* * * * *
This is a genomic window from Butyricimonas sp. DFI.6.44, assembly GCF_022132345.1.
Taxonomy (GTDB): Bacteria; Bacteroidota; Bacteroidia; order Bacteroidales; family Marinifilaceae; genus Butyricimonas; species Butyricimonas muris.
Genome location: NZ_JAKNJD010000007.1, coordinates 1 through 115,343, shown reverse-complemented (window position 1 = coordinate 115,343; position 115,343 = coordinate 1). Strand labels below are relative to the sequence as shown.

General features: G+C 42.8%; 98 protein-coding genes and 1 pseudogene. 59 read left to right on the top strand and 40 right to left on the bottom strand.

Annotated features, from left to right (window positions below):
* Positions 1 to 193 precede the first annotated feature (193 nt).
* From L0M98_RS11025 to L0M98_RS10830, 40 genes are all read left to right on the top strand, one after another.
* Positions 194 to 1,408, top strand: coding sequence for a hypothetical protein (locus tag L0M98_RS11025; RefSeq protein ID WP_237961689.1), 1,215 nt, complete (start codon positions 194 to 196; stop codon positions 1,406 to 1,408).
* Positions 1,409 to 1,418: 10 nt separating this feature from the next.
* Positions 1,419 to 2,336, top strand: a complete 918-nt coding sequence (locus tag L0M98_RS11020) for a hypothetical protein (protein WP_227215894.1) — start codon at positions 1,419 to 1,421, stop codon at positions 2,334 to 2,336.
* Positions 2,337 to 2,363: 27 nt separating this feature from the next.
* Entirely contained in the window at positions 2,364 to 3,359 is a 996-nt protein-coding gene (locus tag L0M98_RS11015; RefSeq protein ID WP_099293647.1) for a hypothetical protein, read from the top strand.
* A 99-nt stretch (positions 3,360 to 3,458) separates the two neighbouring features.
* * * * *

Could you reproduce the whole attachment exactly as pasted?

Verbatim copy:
This is a genomic window from Butyricimonas sp. DFI.6.44, assembly GCF_022132345.1.
Taxonomy (GTDB): Bacteria; Bacteroidota; Bacteroidia; order Bacteroidales; family Marinifilaceae; genus Butyricimonas; species Butyricimonas muris.
Genome location: NZ_JAKNJD010000007.1, coordinates 1 through 115,343, shown reverse-complemented (window position 1 = coordinate 115,343; position 115,343 = coordinate 1). Strand labels below are relative to the sequence as shown.

General features: G+C 42.8%; 98 protein-coding genes and 1 pseudogene. 59 read left to right on the top strand and 40 right to left on the bottom strand.

Annotated features, from left to right (window positions below):
* Positions 1 to 193 precede the first annotated feature (193 nt).
* From L0M98_RS11025 to L0M98_RS10830, 40 genes are all read left to right on the top strand, one after another.
* Positions 194 to 1,408, top strand: coding sequence for a hypothetical protein (locus tag L0M98_RS11025; RefSeq protein ID WP_237961689.1), 1,215 nt, complete (start codon positions 194 to 196; stop codon positions 1,406 to 1,408).
* Positions 1,409 to 1,418: 10 nt separating this feature from the next.
* Positions 1,419 to 2,336, top strand: a complete 918-nt coding sequence (locus tag L0M98_RS11020) for a hypothetical protein (protein WP_227215894.1) — start codon at positions 1,419 to 1,421, stop codon at positions 2,334 to 2,336.
* Positions 2,337 to 2,363: 27 nt separating this feature from the next.
* Entirely contained in the window at positions 2,364 to 3,359 is a 996-nt protein-coding gene (locus tag L0M98_RS11015; RefSeq protein ID WP_099293647.1) for a hypothetical protein, read from the top strand.
* A 99-nt stretch (positions 3,360 to 3,458) separates the two neighbouring features.